She will need to physically go through the skills as you teach them. Be sure to start out in a pool or calm pond where she can concentrate on getting a feel for the movement, and you can manipulate her body when she doesn’t get it quite right.

If one tactic isn’t working, try another. Presenting something in different ways is better than repeating the same instructions endlessly.

Once you understand her teaching style, pick an easy spot for learning, scope it out, and take it slow.

Bagnall went wrong because he tried to teach the whole roll in one lesson. When things didn’t progress smoothly, he had no backup plan and became frustrated. You’ll want to start with the basics, anticipate a slow learning curve, and be prepared to stop and come back to a point at another time. “The key is to just take baby steps,” said Bagnall. “Have fun, build confidence, and leave people wanting more at the end of the day rather than wishing they had not done as much as they had.”

For a sport like kayaking, the initial lesson might go something like this.

–       Find the perfect spot: Look for flat water with an easy entry
–       Identify the equipment on-shore: Without teaching her kayaking vocabulary, she won’t understand what you are saying when you reference specifics later.
–       Getting In and the Wet Exit: Before anything else, she needs to know how to get in and out of the boat. Go over this in detail and have her practice in a few different easy to enter and exit locations.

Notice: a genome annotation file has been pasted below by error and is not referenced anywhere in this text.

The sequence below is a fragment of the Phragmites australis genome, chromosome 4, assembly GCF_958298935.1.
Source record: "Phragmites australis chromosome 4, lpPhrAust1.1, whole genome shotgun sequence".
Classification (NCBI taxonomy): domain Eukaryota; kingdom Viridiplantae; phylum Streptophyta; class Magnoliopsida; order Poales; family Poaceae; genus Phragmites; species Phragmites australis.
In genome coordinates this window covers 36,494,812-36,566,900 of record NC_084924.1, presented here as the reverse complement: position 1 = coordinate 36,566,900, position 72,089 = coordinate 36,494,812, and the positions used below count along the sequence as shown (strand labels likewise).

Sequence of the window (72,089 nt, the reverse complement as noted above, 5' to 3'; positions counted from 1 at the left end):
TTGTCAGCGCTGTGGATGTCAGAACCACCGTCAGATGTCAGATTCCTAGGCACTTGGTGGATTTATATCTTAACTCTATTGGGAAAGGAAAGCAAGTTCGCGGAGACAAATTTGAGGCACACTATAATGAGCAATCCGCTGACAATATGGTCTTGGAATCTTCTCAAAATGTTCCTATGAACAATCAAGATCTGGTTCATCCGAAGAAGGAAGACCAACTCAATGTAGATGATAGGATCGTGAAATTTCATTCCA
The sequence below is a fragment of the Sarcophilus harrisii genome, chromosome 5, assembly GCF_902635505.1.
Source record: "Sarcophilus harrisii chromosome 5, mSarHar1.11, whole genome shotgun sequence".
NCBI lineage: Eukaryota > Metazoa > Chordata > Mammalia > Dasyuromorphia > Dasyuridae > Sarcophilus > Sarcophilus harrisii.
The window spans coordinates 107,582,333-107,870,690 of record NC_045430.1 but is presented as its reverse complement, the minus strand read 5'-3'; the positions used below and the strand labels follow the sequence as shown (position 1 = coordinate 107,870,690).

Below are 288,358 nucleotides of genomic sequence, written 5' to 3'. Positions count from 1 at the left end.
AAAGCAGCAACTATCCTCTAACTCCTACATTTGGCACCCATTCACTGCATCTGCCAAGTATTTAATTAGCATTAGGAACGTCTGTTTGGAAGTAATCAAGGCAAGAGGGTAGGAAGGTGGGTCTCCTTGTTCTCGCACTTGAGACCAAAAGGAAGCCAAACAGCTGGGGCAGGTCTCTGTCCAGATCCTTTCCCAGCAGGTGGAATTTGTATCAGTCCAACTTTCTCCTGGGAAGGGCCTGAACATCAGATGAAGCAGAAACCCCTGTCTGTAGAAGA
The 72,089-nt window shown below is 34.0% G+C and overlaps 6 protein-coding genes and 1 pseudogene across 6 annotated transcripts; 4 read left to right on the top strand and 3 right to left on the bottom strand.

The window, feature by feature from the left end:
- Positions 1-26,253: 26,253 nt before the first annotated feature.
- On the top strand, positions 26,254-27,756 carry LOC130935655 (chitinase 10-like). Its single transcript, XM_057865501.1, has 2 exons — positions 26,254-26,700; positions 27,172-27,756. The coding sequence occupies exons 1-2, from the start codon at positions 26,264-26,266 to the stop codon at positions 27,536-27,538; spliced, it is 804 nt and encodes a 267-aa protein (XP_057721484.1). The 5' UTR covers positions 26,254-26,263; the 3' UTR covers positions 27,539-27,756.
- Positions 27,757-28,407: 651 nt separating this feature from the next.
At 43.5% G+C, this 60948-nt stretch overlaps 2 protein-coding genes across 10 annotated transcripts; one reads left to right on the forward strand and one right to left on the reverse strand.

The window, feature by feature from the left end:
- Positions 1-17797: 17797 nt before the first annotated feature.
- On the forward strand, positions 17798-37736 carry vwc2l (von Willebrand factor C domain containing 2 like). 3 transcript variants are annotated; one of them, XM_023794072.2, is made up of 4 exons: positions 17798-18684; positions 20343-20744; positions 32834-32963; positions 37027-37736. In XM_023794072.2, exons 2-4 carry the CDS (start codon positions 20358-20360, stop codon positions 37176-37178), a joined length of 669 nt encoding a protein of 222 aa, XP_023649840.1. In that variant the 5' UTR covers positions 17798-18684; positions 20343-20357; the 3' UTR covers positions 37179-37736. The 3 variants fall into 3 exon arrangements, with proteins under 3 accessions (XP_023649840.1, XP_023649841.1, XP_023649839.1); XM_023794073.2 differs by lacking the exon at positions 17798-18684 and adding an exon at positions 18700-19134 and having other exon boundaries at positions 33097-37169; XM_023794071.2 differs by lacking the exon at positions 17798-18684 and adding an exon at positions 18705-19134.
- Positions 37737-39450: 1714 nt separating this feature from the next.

–       Proper strokes: She will need to master holding the paddle correctly as well as a forward sweep and forward stroke, before making the jump from flat to moving water.
–       T-rescue: Knowing this rescue means that she can right herself without having to swim or roll.
–       If she’s comfortable, teach her the roll. Try this with your girl: stand in the water and demonstrate the starting and ending position of the roll. Then guide her through the mechanics of getting from point A to B. By standing right there, you will reassure her that nothing bad will happen, and you will see where she is going wrong.
–       Move to something fun: If the roll doesn’t come, she can still practice moving around. Save the roll for another practice. If the roll comes, do a simple run in slow moving water.

Your relationship puts additional stress on the learning environment. In addition to any other fears she might have, your girlfriend will experience a natural fear of disappointing you. A teaching method called The Sandwich is the best way to combat this insecurity. Sandwich each negative comment between two positive comments—For example, say you want to tell her she needs to keep her head down as she rolls, rather than just saying “keep your head down” go for the longer winded, but more effective:  “You’re staying relaxed underwater—perfect—but you need to keep your head down as your roll toward the surface, but your body awareness is excellent.”

It won’t hurt to think up some positives before the lesson, just in case she struggles. It’s much harder to come up with new positives in the moment, especially if you’re frustrated. And, You look hot when you’re angry, does not count.

If all else fails, remember that you don’t have to learn together. You might think this defeats the purpose, but it could be the better way to go. Married couples tend to prefer to learn separately, while young lovers try to do everything together. Learning separately can still bring the relationship closer, provided both parties are actively engaged in the process. “It helps to see your partner each day during the lesson process,” Farrel says. “It’s important to let your partner share her progress step by step.”

If she wants to learn to kayak, let her do it. You don’t have to be by her side to support her new hobby. Once the heavy learning is out of the way, you can still enjoy the sport together.

From Outside Magazine, April/May 2021 Lead Photo: Erin Raley